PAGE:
OTA Antenna (1 Viewer)

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phillycreamboy

SatelliteGuys Family
Apr 9, 2006
40
0
I just tried calling all the local retailers and Dish network. All the local retailers told me that they do not install antennas and Dish told me to buy rabbit ears at Radio Shack.
What supplies will I need if I want to do it myself and also how difficult is it to do? BTW I live in the SF Bay area.
 
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JWC

SatelliteGuys Family
Jul 16, 2005
82
0
The rabbit ear antenna should be sufficient for a large metro area such as SF. You simply set the antenna somewhere near the receiver that is convenient and plug the end into the Dish receivers external antenna jack (Not the UHF remote antenna jack). You need a Type F connector (standard cable connector) at the end of the rabbit ear antenna. If it does not come with one, you can get an adapter.

You can try this also. Simply get a piece of wire about 1 to 5 ft long, strip off about one half inch of insulation and insert it (center pin) into the Dish receiver and then do the digital TV scan from the menu. You will get a general idea of what kind of reception you will get.
 

JWC

SatelliteGuys Family
Jul 16, 2005
82
0
I thought of a few other suggestions. If you insert a pin into the center hole of the antenna jack, you can simply clip an alligator type clip jump wire if you do not have any wire hanging around. You can get these at RS for less than $5

Because of the terraine in SF, your signal strength might be OK or not. If you find you need an external antenna, you can get one of the clip on antennas that mount around the dish antenna. You will need two diplexors and RS should sell all of this stuff for under $50. Don't know how easy/hard it is to get to your dish.
 

NR2D

SatelliteGuys Pro
Feb 17, 2005
317
30
Laurel Springs NJ
If you look at my "avitar" you will see my OTA antenna. I live east pf philly about 20 miles from the Roxborough transmitter site. I read at 1 time for the best performance for OTA HD and Digital use a UHF only antenna (if your OTA stations are UHF). Due to the fact that I have a 4 story hospital 5 blocks from my house in direct line to the transmitter site I went with the largest UHF antenna Wingard makes, HD9095A. I bought from this site, https://www.solidsignal.tv/. I'm sure you can find Winegard antennas from any online source. Here is the Winegard site for more info on their OTA antennas, http://www.winegard.com/offair/offairmain.htm.


Go to this next site and pick "Choose an Antenna" to help you choose,
http://antennaweb.org/aw/welcome.aspx.

I originally had a combination VHF/UHF/FM antenna up that was excellant for non-HD UHF transmissions. I could pick up 3, 6, 12, 17 and 29 but I couldn't pickup channel 10 at the time. Again I did some research on the WEB and came across an article staing for the best HD perfomance use an UHF only antenna. And that was all I needed. Good Luck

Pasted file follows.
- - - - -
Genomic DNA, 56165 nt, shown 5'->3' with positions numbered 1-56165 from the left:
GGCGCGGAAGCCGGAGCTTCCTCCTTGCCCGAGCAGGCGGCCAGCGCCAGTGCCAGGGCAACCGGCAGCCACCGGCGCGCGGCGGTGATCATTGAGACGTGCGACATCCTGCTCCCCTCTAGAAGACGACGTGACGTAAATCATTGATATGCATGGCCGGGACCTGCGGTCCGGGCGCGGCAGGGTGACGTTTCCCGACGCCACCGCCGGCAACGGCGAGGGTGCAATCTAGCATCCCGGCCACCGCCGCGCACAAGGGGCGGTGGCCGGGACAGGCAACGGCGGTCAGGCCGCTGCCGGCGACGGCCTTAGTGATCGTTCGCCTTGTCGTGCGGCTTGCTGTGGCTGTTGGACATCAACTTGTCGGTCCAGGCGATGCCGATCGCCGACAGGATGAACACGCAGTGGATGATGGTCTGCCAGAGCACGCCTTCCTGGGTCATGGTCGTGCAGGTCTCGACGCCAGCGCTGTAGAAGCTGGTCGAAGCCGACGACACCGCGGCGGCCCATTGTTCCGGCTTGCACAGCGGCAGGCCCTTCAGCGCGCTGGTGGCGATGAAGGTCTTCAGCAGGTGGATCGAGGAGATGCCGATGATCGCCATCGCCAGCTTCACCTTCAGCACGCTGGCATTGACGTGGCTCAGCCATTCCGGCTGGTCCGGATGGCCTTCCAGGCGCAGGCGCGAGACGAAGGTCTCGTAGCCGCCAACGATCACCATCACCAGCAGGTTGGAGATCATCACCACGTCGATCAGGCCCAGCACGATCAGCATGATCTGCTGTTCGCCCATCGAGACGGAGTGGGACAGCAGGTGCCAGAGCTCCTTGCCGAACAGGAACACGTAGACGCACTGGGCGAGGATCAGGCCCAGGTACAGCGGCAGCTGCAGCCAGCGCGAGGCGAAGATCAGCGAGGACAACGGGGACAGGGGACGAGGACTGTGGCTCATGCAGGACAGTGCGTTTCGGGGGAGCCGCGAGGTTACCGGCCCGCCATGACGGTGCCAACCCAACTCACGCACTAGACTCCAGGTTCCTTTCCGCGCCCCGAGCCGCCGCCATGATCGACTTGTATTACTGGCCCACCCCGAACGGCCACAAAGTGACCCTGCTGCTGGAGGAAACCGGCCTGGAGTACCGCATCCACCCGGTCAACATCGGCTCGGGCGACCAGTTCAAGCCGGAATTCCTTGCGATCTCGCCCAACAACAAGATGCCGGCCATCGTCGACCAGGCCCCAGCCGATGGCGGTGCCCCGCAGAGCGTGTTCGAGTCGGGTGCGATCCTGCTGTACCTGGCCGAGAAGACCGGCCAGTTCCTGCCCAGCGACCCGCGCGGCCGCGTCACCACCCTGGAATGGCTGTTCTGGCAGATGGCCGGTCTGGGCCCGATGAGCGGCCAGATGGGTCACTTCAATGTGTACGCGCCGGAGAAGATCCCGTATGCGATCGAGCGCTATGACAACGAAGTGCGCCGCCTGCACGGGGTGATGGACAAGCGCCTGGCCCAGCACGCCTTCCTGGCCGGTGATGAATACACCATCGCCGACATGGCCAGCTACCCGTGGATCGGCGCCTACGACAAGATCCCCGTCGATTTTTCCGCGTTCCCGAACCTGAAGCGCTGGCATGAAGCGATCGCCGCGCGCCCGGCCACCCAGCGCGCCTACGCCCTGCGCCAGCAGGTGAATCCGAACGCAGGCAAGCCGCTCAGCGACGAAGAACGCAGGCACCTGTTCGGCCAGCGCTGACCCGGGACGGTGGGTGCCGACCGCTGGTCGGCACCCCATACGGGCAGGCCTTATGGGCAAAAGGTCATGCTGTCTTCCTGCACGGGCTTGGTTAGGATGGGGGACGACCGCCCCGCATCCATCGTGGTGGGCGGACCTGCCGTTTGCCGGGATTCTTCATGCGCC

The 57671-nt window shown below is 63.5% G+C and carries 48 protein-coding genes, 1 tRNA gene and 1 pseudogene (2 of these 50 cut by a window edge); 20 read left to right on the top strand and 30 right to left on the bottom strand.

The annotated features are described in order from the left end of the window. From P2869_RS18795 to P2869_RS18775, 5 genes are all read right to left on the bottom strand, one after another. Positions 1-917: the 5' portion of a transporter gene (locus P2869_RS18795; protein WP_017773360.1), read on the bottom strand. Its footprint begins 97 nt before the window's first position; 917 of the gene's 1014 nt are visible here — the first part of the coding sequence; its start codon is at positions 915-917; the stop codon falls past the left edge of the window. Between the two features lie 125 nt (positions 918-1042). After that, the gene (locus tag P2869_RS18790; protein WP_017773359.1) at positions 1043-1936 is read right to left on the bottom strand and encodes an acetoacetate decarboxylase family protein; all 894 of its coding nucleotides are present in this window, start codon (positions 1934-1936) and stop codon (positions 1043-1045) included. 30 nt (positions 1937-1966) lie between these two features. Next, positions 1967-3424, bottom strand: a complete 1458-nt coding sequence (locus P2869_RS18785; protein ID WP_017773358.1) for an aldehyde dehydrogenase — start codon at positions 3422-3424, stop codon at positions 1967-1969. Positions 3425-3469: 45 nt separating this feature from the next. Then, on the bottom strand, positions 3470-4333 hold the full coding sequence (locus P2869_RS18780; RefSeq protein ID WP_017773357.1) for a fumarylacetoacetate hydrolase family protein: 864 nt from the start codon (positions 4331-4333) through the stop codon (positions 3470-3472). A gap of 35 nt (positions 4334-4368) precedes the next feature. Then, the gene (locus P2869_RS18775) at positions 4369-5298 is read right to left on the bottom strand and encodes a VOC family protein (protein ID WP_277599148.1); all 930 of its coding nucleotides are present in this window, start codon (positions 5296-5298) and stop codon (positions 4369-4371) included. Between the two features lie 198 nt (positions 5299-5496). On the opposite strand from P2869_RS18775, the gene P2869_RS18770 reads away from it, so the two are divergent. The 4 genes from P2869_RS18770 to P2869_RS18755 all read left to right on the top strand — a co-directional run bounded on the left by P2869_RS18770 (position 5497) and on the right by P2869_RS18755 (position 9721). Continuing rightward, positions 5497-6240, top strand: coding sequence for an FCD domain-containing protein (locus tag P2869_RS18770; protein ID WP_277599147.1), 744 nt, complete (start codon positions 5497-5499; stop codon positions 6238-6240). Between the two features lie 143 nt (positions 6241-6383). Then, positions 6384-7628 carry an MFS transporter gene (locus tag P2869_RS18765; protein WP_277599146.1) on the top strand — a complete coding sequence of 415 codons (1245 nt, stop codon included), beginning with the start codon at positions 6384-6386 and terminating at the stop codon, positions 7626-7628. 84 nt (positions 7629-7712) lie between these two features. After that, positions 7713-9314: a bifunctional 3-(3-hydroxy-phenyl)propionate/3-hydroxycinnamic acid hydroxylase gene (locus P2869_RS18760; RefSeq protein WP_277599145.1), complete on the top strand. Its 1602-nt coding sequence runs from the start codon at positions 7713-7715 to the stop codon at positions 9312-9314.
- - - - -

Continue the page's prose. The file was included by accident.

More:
Rich Dunklee
NR2D
 

phillycreamboy

SatelliteGuys Family
Apr 9, 2006
40
0
I went to antennaweb.org and it says that I need a yellow antenna (18.1 miles) for the digital channels. The same station is then listed below that also (18.1 miles) and shows a green antenna. Are non-digital harder to receive?
 
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bhelms

"Wannabe Retiree"
Lifetime Supporter
Feb 26, 2006
7,788
844
Central PA
Spend a few days hanging-out in the HD Over The Air forum for the latest chat on this topic. You'll read a lot about the trials and tribulations of others and you could save some time and money learning from that information.

Good luck, and whatever you do, report back on what worked and what didn't...!
 

bhelms

"Wannabe Retiree"
Lifetime Supporter
Feb 26, 2006
7,788
844
Central PA
phillycreamboy said:
I went to antennaweb.org and it says that I need a yellow antenna (18.1 miles) for the digital channels. The same station is then listed below that also (18.1 miles) and shows a green antenna. Are non-digital harder to receive?
Just saw your latest post. Analog (NTSC) channels are perhaps easier to "receive", particularly the VHF channels, but you might see the reception quality varying quite a bit from excellent to "ghosty" (multiple images) to "snowy", to "lots of interferrence" to non-existent. With digital (ATSC) it's essentially all or nothing. If you have a strong enough signal then the digital tuner can lock on it and you'll receive the best possible picture. When the signal is too weak your receiver won't lock and the picture/audio will not exist. There are some instances when a strong digital signal drops-out or the multipath causes problems in which case you'll see some intermittent "pixelation". Most digital signals are on UHF and since that's in general a little more difficult to receive reliably there can be some more difficulty with digital reception. But as I mentioned in my previous post, many folks have found the solutions for their particular situations. From your antennaweb search it sounds like you shouldn't have much trouble. As others have said, post your actual report from antennaweb and we can give you some more specific suggestions...
 
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